The tide is turning on offshore oil and gas

You may have heard about the Safeguard Mechanism and the changes made to this Abbott era policy. Here is a quick overview of what it is, why it’s important for our oceans and some home truths about the polluting offshore oil and gas industry.

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What is the Safeguard Mechanism?

The Safeguard Mechanism was first introduced in 2016 as part of the Coalition government’s climate policy. It complements the emissions reduction elements of the Emissions Reduction Fund and is intended to send a signal to businesses to avoid increases in emissions beyond business-as-usual levels. The Australian Government’s Safeguard Mechanism (SGM) Amendment Bill 2023 was passed by Parliament in March 2023, with the new arrangements taking effect from 1 July 2023. 


What does the Safeguard Mechanism mean for new offshore oil and gas, and our oceans?

The Safeguard Mechanism amendments negotiated between Labor and the Greens in March 2023 are an improvement on the original proposal, but still fall short of what the world’s climate scientists say is required to avoid dangerous climate change. The science is clear – we need to stop new fossil fuels, rapidly phase out existing fossil fuels while dramatically cutting our emissions and restoring our environment,

Unfortunately, the amendments still allow new fossil fuel projects to commence. One important addition is that a new hard cap, or ceiling, on actual or absolute emissions has been agreed to, and a limit on dodgy offset schemes Which won’t be able to exceed current carbon pollution levels and will decrease over time. This will result in some of the proposed fossil fuel projects not going ahead, including offshore oil and gas proposals.

This is a first step in stopping new fossil oil and gas, reducing our greenhouse pollution and protecting our oceans.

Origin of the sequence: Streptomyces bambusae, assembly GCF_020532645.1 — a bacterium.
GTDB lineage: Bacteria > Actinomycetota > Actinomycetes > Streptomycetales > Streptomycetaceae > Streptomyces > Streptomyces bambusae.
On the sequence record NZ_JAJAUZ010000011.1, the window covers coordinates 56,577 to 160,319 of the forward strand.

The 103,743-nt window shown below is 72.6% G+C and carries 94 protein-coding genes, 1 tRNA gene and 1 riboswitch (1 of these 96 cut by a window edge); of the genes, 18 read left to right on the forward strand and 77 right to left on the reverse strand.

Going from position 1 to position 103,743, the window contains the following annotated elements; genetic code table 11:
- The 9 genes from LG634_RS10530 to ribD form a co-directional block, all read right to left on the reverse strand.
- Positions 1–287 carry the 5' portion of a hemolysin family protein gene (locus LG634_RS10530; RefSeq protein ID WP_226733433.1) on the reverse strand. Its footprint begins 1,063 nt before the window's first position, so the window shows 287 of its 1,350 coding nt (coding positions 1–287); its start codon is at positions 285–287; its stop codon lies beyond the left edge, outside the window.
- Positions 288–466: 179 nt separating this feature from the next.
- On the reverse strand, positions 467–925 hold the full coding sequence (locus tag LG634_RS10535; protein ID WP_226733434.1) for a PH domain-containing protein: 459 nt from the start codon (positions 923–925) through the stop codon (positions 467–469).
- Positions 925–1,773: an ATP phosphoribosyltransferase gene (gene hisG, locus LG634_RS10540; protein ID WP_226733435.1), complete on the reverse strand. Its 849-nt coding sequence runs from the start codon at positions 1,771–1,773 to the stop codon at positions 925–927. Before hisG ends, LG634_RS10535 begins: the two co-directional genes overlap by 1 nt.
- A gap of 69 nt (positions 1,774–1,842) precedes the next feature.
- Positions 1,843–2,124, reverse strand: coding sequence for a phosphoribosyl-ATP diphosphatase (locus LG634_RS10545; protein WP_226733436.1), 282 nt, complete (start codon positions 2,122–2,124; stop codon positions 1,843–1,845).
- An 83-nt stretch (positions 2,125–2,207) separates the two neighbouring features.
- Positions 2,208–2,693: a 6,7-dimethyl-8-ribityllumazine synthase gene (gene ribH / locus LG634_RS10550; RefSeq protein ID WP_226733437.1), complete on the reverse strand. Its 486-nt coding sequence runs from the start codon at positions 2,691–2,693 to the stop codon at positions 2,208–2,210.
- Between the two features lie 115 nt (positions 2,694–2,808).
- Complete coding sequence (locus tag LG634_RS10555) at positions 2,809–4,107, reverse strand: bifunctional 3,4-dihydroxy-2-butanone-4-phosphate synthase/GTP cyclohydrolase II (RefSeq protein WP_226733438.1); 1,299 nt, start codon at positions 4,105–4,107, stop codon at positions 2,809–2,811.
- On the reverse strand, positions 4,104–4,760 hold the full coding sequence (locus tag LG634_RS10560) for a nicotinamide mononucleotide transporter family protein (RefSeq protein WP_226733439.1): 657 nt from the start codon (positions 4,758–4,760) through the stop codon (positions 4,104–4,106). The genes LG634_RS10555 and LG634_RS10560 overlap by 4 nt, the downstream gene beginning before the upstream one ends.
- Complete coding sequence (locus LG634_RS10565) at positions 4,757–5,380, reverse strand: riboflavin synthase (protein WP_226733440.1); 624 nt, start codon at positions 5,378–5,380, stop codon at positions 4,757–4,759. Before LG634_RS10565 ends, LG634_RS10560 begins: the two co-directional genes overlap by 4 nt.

- The amended package will still allow new coal, oil and gas projects to proceed – albeit fewer of them. 
- It includes a climate pollution trigger to to asses and stop new fossil fuel projects
- Safeguard Mechanism includes a legislated hard cap on emissions that reduces over time and requires real (not net) emissions cuts.
- If new fossil fuel projects breach the cap, the Minister will have the power to act including stopping the project or putting restrictions on it. 
- The Minister's action (or lack of action) on enforcing the mechanism and caps will be subject to legal enforcement.
- New gas projects will need to be 100% carbon offset from day one.
- Improved integrity measures around carbon offsets, in line with expert concerns about dodgy carbon offset schemes.
- It includes a climate pollution trigger to to asses new fossil fuel projects
- Limiting public subsidies to new fossil fuel projects from the Powering the Regions Fund, and changing the grant funding powers in the Act to prevent funding for coal
and gas extraction.
- Methane emitted from fossil fuels including offshore oil and gas is still not counted in Australia’s climate pollution reporting. That said, it will be increasingly considered, based on averages of methane in emissions known as CO2 equivalent while new mechanisms to measure methane are being developed.

What does this mean for new offshore oil and gas projects?

This deal does not stop oil and gas development in our fragile marine environments, however it is a useful lever to slow down the rapid expansion plans of the fossil fuel sector in our oceans. New gas projects designed for export, which is about 75% of them, will have to offset all carbon dioxide emissions. Putting a bigger cost on fossil fuel companies considering these developments, and if they are viable. And we know the fossil fuel lobby does not like having to deal with their emissions

The Safeguard Mechanism could have big impacts on Santos’ Barossa field off the Northern Territory which is an extremely gassy field, high in CO2 and methane. It is likely to have less impacts on oil and gas fields with lower CO2 levels, such as those in the South East oceans of Australia and Woodsides Scarborough gas fields in Western Australia, but have higher methane emission, which are not measured, released during drilling,  and mining and when gas is sold and burned.


Next steps

The world’s scientists have made it clear that the climate crisis requires an urgent end to fossil fuel expansion and subsidies, and the protection and restoration of our environment.

The Safeguard Mechanism is a starting point to reduce emissions and stop new oil and gas projects in our oceans, through a hard cap on actual emissions from polluters

This is not the ban on new gas and coal that science requires, however, we welcome the fact that for the first time there will be a way to limit fossil fuel expansion in Australia. 

The Australian Marine Conservation Society is committed to protecting our marine environments from harmful offshore oil and gas exploration and mining. The tide is turning on fossil fuels. Together we turn the tide on new offshore oil and gas to protect our oceans, marine wildlife and coastal communities.

Blog by Louise Morris, AMCS Oil & Gas Campaign Manager


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